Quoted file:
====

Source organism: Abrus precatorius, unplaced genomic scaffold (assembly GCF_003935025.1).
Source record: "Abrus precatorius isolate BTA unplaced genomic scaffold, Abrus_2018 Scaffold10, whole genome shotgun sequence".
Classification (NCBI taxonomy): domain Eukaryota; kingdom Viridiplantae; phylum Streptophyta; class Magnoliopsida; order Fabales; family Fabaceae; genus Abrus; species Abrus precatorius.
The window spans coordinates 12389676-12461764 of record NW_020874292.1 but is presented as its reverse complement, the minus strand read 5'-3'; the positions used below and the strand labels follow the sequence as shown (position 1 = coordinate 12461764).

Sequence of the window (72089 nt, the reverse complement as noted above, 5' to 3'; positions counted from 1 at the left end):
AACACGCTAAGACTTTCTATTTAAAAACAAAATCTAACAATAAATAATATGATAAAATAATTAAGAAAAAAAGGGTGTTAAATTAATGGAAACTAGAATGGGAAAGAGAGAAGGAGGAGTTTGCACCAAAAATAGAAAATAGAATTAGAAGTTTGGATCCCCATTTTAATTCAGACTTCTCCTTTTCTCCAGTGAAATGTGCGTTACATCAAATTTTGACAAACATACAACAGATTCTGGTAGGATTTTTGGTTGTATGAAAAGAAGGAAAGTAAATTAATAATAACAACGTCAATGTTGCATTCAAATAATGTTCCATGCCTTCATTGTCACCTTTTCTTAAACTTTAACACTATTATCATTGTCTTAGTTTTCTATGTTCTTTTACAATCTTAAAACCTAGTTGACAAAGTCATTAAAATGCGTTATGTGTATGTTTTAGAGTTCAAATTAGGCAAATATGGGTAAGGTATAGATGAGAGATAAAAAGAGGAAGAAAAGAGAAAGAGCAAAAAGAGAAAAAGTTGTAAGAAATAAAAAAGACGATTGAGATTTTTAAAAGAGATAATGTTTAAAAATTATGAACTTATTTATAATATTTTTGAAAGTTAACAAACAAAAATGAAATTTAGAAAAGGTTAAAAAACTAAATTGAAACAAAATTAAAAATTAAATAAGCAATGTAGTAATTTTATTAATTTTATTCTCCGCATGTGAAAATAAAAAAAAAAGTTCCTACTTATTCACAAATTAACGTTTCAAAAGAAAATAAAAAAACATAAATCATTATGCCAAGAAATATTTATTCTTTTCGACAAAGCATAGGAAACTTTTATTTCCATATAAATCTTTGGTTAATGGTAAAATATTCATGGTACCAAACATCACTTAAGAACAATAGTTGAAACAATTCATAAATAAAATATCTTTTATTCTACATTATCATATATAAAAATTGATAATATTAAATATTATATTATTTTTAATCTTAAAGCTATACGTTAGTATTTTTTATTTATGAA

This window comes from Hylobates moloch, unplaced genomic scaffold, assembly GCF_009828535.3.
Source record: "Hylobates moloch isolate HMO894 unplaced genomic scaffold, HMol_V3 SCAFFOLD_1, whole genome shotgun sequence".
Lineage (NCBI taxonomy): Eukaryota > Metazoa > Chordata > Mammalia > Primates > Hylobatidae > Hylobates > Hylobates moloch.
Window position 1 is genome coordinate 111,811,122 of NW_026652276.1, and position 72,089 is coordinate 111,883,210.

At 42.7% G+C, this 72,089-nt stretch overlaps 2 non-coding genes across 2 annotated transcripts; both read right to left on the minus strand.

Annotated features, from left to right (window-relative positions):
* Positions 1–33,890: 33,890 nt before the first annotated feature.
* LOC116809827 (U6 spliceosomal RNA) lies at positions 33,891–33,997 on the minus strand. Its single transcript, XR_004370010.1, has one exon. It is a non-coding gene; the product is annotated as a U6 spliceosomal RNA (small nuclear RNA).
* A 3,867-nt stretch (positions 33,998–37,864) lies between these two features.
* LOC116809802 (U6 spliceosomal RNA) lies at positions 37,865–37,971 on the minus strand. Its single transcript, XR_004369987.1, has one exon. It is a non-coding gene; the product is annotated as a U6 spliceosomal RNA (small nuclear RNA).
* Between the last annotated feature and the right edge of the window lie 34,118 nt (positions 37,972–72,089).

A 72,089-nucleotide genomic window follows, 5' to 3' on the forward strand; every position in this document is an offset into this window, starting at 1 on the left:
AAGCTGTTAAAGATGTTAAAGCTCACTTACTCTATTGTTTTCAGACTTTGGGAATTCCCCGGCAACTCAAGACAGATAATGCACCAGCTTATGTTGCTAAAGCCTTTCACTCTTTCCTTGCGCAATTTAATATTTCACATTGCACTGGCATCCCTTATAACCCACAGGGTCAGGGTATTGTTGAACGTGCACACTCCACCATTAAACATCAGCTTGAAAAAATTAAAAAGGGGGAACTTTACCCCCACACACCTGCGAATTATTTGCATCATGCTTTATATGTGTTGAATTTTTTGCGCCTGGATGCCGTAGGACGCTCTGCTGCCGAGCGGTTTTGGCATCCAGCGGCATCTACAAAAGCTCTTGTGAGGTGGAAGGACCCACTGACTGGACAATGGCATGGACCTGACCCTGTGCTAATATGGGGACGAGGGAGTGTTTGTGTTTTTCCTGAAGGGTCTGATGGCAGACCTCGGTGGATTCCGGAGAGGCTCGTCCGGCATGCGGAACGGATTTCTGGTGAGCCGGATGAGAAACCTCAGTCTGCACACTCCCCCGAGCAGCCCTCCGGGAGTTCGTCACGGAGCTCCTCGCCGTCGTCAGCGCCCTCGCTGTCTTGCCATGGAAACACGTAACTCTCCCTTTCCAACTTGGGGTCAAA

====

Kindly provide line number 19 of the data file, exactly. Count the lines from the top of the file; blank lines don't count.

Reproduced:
AAGCTGTTAAAGATGTTAAAGCTCACTTACTCTATTGTTTTCAGACTTTGGGAATTCCCCGGCAACTCAAGACAGATAATGCACCAGCTTATGTTGCTAAAGCCTTTCACTCTTTCCTTGCGCAATTTAATATTTCACATTGCACTGGCATCCCTTATAACCCACAGGGTCAGGGTATTGTTGAACGTGCACACTCCACCATTAAACATCAGCTTGAAAAAATTAAAAAGGGGGAACTTTACCCCCACACACCTGCGAATTATTTGCATCATGCTTTATATGTGTTGAATTTTTTGCGCCTGGATGCCGTAGGACGCTCTGCTGCCGAGCGGTTTTGGCATCCAGCGGCATCTACAAAAGCTCTTGTGAGGTGGAAGGACCCACTGACTGGACAATGGCATGGACCTGACCCTGTGCTAATATGGGGACGAGGGAGTGTTTGTGTTTTTCCTGAAGGGTCTGATGGCAGACCTCGGTGGATTCCGGAGAGGCTCGTCCGGCATGCGGAACGGATTTCTGGTGAGCCGGATGAGAAACCTCAGTCTGCACACTCCCCCGAGCAGCCCTCCGGGAGTTCGTCACGGAGCTCCTCGCCGTCGTCAGCGCCCTCGCTGTCTTGCCATGGAAACACGTAACTCTCCCTTTCCAACTTGGGGTCAAA